A companion volume to Animals on the Trail with Lewis and Clark. An excellent two-page map shows camps and landmarks along the route of the explorers from the (current) Iowa/Illinois/Missouri border north and west to the Pacific Ocean at what is now the Washington/Oregon border. Lewis and Clark led the army expedition to explore and map more than 2000 miles of North America, find a water route across the country, discuss peaceful trade with the Indian tribes, and study and record soil and vegetation along the way. Lewis's knowledge of plants and their medicinal properties and Clark's familiarity with waterway navigation and land surveying led to the overwhelming success of this amazing journey. The explorers filled journals with carefully detailed descriptions of various plant species in their natural settings as well as how they used them as building material, food, and medicines. Patent gives examples that attest to the cleverness and mechanical abilities of the explorers and to the aid they received from the Nez Perce, Mandan, and other tribes. Good-quality, full-color photos and reproductions clearly extend the text. A listing of plant specimens collected and dried by the pair that can be found in the Lewis and Clark Herbarium (Philadelphia), sources for further reading, and a thorough index are appended. The author's knowledge of and keen interest in her subject matter is very evident in this fascinating account that helps bring to life an amazing episode in American history.
Susan Scheps, Shaker Heights Public Library, OH Copyright 2003 Reed Business Information, Inc.

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Patent, Dorothy Hinshaw and William Munoz . The Lewis and Clark Trail Then and Now. Dutton Children's Books.1st edition (November 1, 2002)

ISBN: 0525469125
Ages 9-12

In this well-illustrated, large-format book, Patent provides a succinct narrative account of the Lewis and Clark Expedition, beginning with a realistically harsh, you-are-there introduction to life with the Corps of Discovery. Among the many books on the subject appearing in time for the bicentennial of that event, including Patent's Animals on the Trail with Lewis and Clark (2002), this one distinguishes itself by incorporating information about how the land, rivers, vegetation, wildlife and trails today differ from what Lewis and Clark saw 200 years ago. Each double-page spread focuses on a specific topic, such as "Meeting the Sioux" or "The Great Falls," and most are introduced with a small map and a journal entry by Lewis, Clark, or another expedition member. The full-color illustrations will include maps, present-day photos, and reproductions of the period. A well-written presentation of the topic. Carolyn Phelan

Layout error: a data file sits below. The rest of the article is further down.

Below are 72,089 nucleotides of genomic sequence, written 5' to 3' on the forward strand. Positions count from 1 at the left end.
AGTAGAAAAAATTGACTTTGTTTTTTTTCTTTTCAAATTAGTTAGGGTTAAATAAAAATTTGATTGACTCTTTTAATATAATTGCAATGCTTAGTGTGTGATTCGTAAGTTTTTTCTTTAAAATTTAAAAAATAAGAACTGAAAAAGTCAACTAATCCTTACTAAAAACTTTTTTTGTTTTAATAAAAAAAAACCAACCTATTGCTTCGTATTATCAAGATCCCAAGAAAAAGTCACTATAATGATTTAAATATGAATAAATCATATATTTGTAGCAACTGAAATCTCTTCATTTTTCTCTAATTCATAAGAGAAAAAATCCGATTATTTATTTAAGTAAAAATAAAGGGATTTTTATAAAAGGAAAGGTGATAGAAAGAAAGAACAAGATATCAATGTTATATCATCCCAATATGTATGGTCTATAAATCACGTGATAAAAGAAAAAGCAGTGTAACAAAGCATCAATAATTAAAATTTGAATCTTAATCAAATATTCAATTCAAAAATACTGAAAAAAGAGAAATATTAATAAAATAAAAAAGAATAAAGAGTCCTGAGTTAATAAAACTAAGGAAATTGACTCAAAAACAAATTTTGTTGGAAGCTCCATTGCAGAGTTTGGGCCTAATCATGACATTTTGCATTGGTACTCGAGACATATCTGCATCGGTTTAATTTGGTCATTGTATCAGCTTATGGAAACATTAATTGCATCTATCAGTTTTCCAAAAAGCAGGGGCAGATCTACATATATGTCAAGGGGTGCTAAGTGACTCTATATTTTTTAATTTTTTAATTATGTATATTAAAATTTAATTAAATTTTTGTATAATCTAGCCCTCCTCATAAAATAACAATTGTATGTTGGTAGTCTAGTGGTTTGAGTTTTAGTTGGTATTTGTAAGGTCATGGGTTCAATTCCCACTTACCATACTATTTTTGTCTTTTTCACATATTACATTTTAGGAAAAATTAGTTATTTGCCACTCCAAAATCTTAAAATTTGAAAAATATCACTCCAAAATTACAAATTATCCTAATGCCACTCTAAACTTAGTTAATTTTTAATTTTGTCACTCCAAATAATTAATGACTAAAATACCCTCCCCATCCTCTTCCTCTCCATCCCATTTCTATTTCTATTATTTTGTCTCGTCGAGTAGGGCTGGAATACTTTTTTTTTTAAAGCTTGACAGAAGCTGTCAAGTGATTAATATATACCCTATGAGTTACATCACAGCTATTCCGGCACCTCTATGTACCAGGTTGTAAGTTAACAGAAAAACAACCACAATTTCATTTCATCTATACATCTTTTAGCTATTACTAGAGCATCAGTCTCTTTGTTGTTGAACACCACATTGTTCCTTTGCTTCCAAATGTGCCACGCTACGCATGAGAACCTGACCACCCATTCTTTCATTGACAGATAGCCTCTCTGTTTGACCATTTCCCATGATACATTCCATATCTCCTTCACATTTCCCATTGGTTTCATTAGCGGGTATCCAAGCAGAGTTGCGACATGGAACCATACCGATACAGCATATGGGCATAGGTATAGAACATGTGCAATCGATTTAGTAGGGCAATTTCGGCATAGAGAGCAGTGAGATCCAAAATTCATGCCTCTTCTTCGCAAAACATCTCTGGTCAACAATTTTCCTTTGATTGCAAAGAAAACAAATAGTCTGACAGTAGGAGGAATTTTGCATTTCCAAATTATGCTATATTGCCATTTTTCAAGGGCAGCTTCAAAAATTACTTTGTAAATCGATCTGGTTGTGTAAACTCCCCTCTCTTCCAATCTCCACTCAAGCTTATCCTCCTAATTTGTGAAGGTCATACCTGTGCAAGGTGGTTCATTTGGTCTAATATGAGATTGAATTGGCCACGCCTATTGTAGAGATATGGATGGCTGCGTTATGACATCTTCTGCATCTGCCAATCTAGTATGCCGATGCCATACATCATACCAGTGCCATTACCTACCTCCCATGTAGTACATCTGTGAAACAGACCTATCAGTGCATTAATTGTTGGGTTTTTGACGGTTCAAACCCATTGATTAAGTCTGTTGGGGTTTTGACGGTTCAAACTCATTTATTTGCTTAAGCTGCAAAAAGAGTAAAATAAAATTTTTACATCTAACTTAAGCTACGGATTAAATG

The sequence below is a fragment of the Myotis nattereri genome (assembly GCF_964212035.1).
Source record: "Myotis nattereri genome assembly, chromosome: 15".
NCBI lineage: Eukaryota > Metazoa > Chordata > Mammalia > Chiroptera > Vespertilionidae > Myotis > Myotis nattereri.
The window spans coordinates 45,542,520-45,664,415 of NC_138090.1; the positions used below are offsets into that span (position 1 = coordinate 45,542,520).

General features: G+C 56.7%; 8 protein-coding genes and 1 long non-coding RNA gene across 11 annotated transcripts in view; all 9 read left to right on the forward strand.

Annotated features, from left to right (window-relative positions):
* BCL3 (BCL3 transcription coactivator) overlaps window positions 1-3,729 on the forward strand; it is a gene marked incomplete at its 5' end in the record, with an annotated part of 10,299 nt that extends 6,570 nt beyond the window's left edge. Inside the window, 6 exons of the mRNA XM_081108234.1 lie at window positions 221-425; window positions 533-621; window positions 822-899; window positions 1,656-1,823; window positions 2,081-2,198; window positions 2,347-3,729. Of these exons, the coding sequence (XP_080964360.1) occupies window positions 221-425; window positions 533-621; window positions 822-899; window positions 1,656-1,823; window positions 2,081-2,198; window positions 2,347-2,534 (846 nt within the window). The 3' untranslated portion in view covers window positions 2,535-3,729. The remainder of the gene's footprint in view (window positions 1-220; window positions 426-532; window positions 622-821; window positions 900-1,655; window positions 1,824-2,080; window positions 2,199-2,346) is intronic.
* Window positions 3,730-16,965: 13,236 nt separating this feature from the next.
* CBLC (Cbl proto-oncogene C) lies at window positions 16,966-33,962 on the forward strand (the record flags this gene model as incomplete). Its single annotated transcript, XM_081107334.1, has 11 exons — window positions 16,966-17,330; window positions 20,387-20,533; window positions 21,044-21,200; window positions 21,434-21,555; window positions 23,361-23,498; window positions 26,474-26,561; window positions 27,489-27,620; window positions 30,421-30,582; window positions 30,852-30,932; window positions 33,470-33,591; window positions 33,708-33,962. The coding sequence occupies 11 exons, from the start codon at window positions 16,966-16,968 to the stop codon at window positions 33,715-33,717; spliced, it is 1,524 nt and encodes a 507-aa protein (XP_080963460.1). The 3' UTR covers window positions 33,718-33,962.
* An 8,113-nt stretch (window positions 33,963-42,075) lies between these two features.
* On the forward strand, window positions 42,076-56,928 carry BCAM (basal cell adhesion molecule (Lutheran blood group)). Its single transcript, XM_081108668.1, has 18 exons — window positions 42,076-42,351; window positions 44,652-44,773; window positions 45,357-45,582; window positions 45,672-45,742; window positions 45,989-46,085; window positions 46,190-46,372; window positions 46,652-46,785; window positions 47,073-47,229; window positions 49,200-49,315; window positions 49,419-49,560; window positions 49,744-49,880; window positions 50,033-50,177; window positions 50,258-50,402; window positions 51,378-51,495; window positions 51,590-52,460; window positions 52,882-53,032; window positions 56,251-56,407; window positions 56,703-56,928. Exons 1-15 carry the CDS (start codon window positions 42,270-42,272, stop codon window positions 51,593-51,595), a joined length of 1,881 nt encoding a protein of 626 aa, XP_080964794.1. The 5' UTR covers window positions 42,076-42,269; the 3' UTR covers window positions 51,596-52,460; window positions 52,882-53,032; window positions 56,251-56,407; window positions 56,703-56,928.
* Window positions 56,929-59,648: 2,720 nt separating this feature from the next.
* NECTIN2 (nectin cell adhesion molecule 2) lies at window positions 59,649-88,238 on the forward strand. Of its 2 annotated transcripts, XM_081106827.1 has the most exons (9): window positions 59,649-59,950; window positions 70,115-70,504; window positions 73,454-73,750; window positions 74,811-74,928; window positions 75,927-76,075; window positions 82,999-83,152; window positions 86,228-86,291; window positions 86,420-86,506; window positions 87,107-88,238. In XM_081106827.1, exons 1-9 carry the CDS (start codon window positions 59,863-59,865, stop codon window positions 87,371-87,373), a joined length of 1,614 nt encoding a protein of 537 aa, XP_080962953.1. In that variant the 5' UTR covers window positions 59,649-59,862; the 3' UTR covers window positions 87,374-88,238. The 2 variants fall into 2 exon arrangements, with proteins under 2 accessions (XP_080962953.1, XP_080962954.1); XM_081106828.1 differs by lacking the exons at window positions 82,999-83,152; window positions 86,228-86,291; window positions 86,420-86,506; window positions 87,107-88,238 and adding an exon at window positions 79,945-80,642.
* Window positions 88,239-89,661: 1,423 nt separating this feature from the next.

Copyright © American Library Association.

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Redmond, Shirley Raye, John Manders (Illustrator). Lewis and Clark: A Prairie Dog for the President (Step into Reading, Step 3) Random House Books for Young Readers; 1st edition (May 27, 2003)

ISBN: 0375811206
Ages 4-8

The history is handled with a light touch in this Step into Reading title about the American West, and Manders' colorful cartoon-style art is a perfect match for the storytelling. President Jefferson asks Lewis and Clark to go west, and "make maps, and explore rivers . . . collect plants and draw wild animals . . . send presents." Comic scenes show the explorers trying to catch buffalo and grizzly bears to send to the president, but they settle on the cute, little, wild dog, which scouts take back to Jefferson together with a huge load of plants, skins, and animals. Hazel Rochman
Copyright © American Library Association. All rights reserved

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Ritter, Sharon Anelia. Lewis and Clark's Mountain Wilds: A Site Guide to the Plants and Animals They Encountered in the Bitterroots. University of Idaho Press, Moscow, ID. 2002.

The author takes the reader from high on the Lolo Pass through the Bitterroot Mountains to the west while describing more than one hundred plants and animals first recorded by Lewis and Clark. Ritter uses color photogrphs or black and white drawings to aid recognition of the species.

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Schanzer, Rosalyn. How We Crossed The West: The Adventures Of Lewis And Clark. National Geographic Children's; Reprint edition (March 1, 2002)

ISBN: 0792267265
Ages 4-8

From Kirkus Reviews
A simplified version of the diaries of Lewis and Clark; in an introduction, Schanzer explains how she condensed much of the excitement and adventure of the 40 volumes into this one. The book follows the route mapped out on the end papers, beginning with President Jefferson's request that the two explore the west, and ending when Lewis and Clark return two years later to St. Charles (near St. Louis), long after everyone thought they'd died. In that time the two men discovered many new animals and plants, met with Indian tribes, and created new maps of the uncharted territories. Schanzer often breaks up the page into a series of vignettes with captions, effectively covering many of their experiences in a small space. Her drawings include portraits of the members of the expedition and other details that make an already authentic text all the richer. Copyright ©1997, Kirkus Associates, LP. All rights reserved.

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BitterrootVIDEO: The Story of the Bitterroot http://www.bitterroot.tv/


Animals
they came across http://www.nationalgeographic.com/lewisandclark/resources_discoveries_animal.html

Plants they came across http://www.nationalgeographic.com/lewisandclark/resources_discoveries.html

Lewis and Clark: Rockhounding on the Way to the Pacific (A pdf file) http://www.amfed.org/lewisclark.htm

MAPS Lewis and Clark map
To obtain free maps of the Lewis and Clark trail, go to the following Internet website: http://www.nps.gov/lecl/planyourvisit/maps.htm. This is the official site of the Lewis and Clark National Historic Trail.
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Lewis and Clark Science:     FACTS          REFERENCES